Main Article Content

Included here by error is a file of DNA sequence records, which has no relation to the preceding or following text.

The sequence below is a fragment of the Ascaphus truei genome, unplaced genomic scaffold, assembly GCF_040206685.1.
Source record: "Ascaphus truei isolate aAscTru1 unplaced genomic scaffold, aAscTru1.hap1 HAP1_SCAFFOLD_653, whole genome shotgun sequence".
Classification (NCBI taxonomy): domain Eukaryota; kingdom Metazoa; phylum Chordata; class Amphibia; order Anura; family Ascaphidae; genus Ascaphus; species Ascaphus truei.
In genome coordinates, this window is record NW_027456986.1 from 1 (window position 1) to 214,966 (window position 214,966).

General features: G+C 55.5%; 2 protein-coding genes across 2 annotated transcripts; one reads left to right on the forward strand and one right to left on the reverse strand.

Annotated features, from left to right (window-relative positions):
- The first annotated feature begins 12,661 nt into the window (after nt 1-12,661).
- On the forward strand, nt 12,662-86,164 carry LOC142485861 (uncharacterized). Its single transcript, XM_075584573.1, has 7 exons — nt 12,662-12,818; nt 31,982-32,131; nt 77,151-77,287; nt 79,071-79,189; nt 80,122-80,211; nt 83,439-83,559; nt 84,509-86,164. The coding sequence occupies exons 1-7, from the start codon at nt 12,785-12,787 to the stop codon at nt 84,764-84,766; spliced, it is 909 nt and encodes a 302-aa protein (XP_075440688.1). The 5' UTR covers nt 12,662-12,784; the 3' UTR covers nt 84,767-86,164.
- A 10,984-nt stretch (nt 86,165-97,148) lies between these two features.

In this study, the effect of papermaking waste sludge (PWS), petrochemical ash, and metakaolin (MK) replacement with portland cement in the manufacturing of fiber-cement composite (FCC) was investigated. Moreover, the toxicity of materials and FCC was evaluated. Modulus of rupture (MOR), (MOE), fracture toughness (FT), internal bonding strength (IB), water absorption after 24h immersion in water (WA24), and density of FCCs were measured. X-ray diffraction patterns were also obtained. To study the potential toxicity of ash, TCLP was applied. According to the main results, Composites produced with 6% PWS content showed superior mechanical properties. Higher contents of PWS resulted in the reduction in fiber-matrix interfacial adhesion, increasing void contents, and hence lower strength properties. Replacing petrochemical ash and MK up to 10% provided optimum combinations and lightweight composites. In addition, X-ray diffraction patterns confirmed pozzolanic reactions of materials. Toxicity investigation showed that concentration of heavy metals in FCC leachate were reduced compared with ash. Pozzolanic reaction of materials had positive influence on solidification and stabilization of heavy metals. In conclusion, FCC containing 6% PWS, 10% ash, and 10% MK, with the highest pozzolanic activity, were considered as the optimum combination. Moreover, successful stabilization and solidification of heavy metals occurred. Therefore, it is possible to reuse PWS and petrochemical ash in FCC manufacturing which in turn reduce environmental pollution.